Review: Bright Lights Starring Carrie Fisher and Debbie Reynolds (TV) (2016)

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When a documentary on the famed mother/daughter combination called ‘Bright Lights: Starring Carrie Fisher And Debbie Reynolds’ was in the works last year, it already promised to be a notable event.

Reynolds and then Fisher both had been part of pop culture for over 60 years and had rather similar careers; both had one film that defined their lives, both were multi-talented enough that when their film careers stalled they were able to successfully branch out into other areas (Fisher with screenwriting, Reynolds on Broadway and cabaret) and both had messy private lives that often played out in public

But when they tragically died almost simultaneously late last year, this documentary carried extra weight and poignancy to it and its release was brought forward due to public interest.

The documentary isn’t a traditional biography on Reynolds & Fisher; it’s more a potted history of them mixed with fly-on-the-wall observations of their lives interspersed with old home movies. Also, while this documentary is portrayed as a joint Reynolds/Fisher take, it really is largely from Fisher’s point of view and is mainly her story and her perspectives on her mother and life in general.

As a take on Carrie Fisher’s life, the overall impression one gets is that she was finally at peace with herself and the life she had lived. She was at peace with the tumult of her childhood when her father Eddie Fisher left her mother for Elizabeth Taylor which became a huge international story. While it isn’t directly said, clearly the whole saga had a major impact on her psyche for decades; how could it not?

We see Carrie at peace with her relationship with Debbie, which had at times been on rocky ground in previous decades. We see them live next door to each other with both of them bantering and conversing like they’re an older version of the mother/daughter from The Gilmore Girls.

Also, we see Carrie at peace in her relationship with her father Eddie Fisher. In perhaps the most poignant segment of the documentary, we see Carrie taking care of Eddie only months before his death in 2010. To see Eddie – once one of the most popular singers in America – sickly and incapacitated sharing tender moments with a daughter who’d he had a difficult relationship with, is genuinely moving.

And we see Carrie at peace with her eternal fame from the Star Wars franchise. We see her at a fan convention (something she only took to late in life) signing autographs and conversing with people of all ages who see her as a heroic figure. Fame overwhelmed her when it hit in the late 70s (especially as she had no desire to be an actress) but as she discusses after the convention she clearly has come to terms with how much her role and performance have meant to others.

A great asset of the documentary is the plethora of home movie footage it shows of Reynolds/Fisher in the early years right down to Carrie at The Great Wall Of China in the 1980s. The most significant home movie footage from a Reynolds cabaret show in the early 1970s where a reluctant Carrie is brought on to stage to impressively sing ‘Bridge Over Troubled Water’. To then see Reynolds in the present day get emotional at how Carrie never wanted to sing publicly is touching.

As for Reynolds, we get to see her perform in the present day in her one-woman shows. It’s rather sad in one way as she clearly struggles at times (her health problems are a constant theme throughout the documentary) but the admiring older audience at the shows don’t seem to mind and are glad that she’s still performing after so many decades.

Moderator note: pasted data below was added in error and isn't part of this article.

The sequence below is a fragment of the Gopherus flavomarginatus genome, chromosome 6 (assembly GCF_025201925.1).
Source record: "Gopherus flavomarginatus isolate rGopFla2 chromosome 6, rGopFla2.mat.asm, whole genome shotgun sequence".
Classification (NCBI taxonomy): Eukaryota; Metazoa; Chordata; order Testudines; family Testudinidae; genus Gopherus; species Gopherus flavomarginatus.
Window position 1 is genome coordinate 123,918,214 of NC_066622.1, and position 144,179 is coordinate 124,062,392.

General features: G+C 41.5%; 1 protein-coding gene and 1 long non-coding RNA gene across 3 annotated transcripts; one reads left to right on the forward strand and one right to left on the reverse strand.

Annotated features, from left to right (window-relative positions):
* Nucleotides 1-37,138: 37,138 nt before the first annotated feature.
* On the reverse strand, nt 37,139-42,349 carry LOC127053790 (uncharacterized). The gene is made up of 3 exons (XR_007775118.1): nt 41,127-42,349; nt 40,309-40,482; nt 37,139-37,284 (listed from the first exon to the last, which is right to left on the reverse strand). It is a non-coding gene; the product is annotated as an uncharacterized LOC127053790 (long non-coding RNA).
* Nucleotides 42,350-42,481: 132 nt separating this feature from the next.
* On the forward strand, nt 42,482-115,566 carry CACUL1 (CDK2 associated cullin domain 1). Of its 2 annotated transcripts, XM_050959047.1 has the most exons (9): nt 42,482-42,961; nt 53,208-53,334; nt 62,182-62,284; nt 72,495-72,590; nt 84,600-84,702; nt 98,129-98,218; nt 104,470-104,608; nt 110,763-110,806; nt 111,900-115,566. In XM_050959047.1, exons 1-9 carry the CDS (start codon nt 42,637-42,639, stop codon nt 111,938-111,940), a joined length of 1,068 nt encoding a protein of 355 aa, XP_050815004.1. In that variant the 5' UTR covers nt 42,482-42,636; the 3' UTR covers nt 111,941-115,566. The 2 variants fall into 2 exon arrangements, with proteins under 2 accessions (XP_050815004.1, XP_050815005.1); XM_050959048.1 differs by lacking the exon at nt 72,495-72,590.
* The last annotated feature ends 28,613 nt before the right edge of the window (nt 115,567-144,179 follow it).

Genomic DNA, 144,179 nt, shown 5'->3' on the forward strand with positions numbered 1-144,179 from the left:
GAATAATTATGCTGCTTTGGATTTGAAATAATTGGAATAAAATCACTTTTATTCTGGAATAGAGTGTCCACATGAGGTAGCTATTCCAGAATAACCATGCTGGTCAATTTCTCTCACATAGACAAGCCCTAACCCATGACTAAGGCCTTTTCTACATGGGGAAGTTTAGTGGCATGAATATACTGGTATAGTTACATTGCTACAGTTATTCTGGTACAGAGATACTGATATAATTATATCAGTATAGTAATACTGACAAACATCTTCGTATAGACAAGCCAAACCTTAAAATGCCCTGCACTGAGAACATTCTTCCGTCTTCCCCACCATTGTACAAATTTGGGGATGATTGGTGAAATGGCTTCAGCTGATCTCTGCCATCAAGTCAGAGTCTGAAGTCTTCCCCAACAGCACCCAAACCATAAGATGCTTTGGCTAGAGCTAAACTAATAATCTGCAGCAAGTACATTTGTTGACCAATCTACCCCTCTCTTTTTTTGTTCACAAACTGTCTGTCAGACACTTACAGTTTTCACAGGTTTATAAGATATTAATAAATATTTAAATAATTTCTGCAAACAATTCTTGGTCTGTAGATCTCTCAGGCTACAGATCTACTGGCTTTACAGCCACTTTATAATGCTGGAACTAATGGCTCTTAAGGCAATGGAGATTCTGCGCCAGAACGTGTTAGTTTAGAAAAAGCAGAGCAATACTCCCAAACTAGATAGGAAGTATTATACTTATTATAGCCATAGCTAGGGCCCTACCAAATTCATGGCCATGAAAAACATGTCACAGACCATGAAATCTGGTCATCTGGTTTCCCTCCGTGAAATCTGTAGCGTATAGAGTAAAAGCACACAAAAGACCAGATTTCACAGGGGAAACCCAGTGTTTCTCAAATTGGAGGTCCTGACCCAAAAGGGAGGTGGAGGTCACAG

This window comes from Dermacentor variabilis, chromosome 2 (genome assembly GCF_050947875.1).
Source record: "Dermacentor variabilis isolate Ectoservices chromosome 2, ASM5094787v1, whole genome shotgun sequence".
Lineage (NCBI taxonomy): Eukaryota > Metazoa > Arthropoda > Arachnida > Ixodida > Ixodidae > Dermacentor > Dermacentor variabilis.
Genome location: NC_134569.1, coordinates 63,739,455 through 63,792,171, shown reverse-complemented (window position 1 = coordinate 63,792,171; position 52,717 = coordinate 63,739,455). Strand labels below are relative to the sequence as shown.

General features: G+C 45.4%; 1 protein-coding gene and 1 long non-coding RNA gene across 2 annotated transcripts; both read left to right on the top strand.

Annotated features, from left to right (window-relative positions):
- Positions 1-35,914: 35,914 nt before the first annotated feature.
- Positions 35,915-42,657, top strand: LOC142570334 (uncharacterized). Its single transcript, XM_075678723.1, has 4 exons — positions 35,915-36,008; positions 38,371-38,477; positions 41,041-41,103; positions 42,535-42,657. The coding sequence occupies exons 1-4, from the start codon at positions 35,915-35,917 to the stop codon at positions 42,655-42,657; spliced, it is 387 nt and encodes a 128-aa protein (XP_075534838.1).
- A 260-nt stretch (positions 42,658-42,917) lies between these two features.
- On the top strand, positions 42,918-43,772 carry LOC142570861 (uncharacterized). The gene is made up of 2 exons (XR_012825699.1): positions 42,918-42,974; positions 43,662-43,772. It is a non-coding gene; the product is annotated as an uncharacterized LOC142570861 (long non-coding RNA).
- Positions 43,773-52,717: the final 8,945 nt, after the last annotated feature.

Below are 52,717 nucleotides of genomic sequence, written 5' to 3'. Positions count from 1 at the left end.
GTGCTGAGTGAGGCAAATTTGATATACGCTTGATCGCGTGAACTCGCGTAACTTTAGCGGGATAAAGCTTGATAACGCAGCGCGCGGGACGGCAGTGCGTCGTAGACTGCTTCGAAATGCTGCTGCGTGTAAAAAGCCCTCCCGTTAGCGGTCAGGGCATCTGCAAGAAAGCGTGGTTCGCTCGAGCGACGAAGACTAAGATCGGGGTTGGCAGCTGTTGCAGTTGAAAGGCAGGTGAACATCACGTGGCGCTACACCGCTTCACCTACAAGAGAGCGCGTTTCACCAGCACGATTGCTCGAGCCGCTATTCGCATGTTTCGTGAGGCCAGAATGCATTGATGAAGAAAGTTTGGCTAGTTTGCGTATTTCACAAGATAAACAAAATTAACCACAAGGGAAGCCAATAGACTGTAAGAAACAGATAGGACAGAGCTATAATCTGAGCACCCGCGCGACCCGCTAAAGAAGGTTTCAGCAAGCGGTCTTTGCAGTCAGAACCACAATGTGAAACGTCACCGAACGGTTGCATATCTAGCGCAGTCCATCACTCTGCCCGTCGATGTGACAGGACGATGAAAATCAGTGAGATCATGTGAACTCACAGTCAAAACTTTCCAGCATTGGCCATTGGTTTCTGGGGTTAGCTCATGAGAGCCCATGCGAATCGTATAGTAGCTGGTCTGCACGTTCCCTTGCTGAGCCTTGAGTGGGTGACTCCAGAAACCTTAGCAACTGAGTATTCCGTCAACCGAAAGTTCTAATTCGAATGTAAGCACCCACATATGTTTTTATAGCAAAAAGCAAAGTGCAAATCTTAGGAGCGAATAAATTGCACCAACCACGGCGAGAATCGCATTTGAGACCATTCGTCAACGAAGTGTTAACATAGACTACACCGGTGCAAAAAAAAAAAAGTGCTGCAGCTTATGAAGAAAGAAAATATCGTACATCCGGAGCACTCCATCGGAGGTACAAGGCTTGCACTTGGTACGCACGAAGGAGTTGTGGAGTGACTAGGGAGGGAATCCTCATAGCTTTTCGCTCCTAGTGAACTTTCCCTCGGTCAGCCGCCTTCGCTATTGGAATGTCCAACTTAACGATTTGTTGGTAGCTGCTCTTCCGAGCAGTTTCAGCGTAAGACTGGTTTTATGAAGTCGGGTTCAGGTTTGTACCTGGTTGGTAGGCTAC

As a documentary, ‘Bright Lights’ is rather frustrating at times. It jumps about in time constantly and feels a bit messy, although the closing stages surrounding Debbie receiving a SAG Lifetime Achievement award helps give it focus. Also, one feels that the documentary might’ve had better structure and purpose if the documentary had been told from the perspective of Carrie’s brother Todd (who does provide observation & narration on occasion).

But perhaps ‘Bright Lights’ is better served by its rather messy style than being a more traditional style as it isn’t about providing a comprehensive analysis of Debbie & Carrie’s lives, but capturing what made them tick and observing the chaos and contradictions they lived through. And especially with Carrie, it does seem to capture her essence as a personality and what made her so appealing to the public during her life.

Overall, ‘Bright Lights: Starring Carrie Fisher And Debbie Reynolds’ is a worthy celebration of two remarkable lives.

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One response »

  1. Great review on a very, very affecting documentary with a woman far more profound than I’d ever thought she was. Carrie Fisher is revealed as the real-life Yoda we never knew existed. Her interplay with her mother is stunningly open and to watch an entertainer like Debbie Reynolds, and how she is ‘always on’ and in her element when the cameras are on (and then revealed as the frail human she is when we hear only audio) is a fascinating dichotomy.
    I would absolutely recommend this film.
    Interesting to see how much entertainers can make at a Comic-Con (we figured it’s at least a quarter million dollars — INsane).

    For Fisher to show her moments of manic personality and be so open about her drug use (also her brother), it’s pretty great and you get a deep look into a very deep woman.

    “Wouldn’t it be great…if I could get to the end of my personality. And then go to the beach and lay in the sun.”

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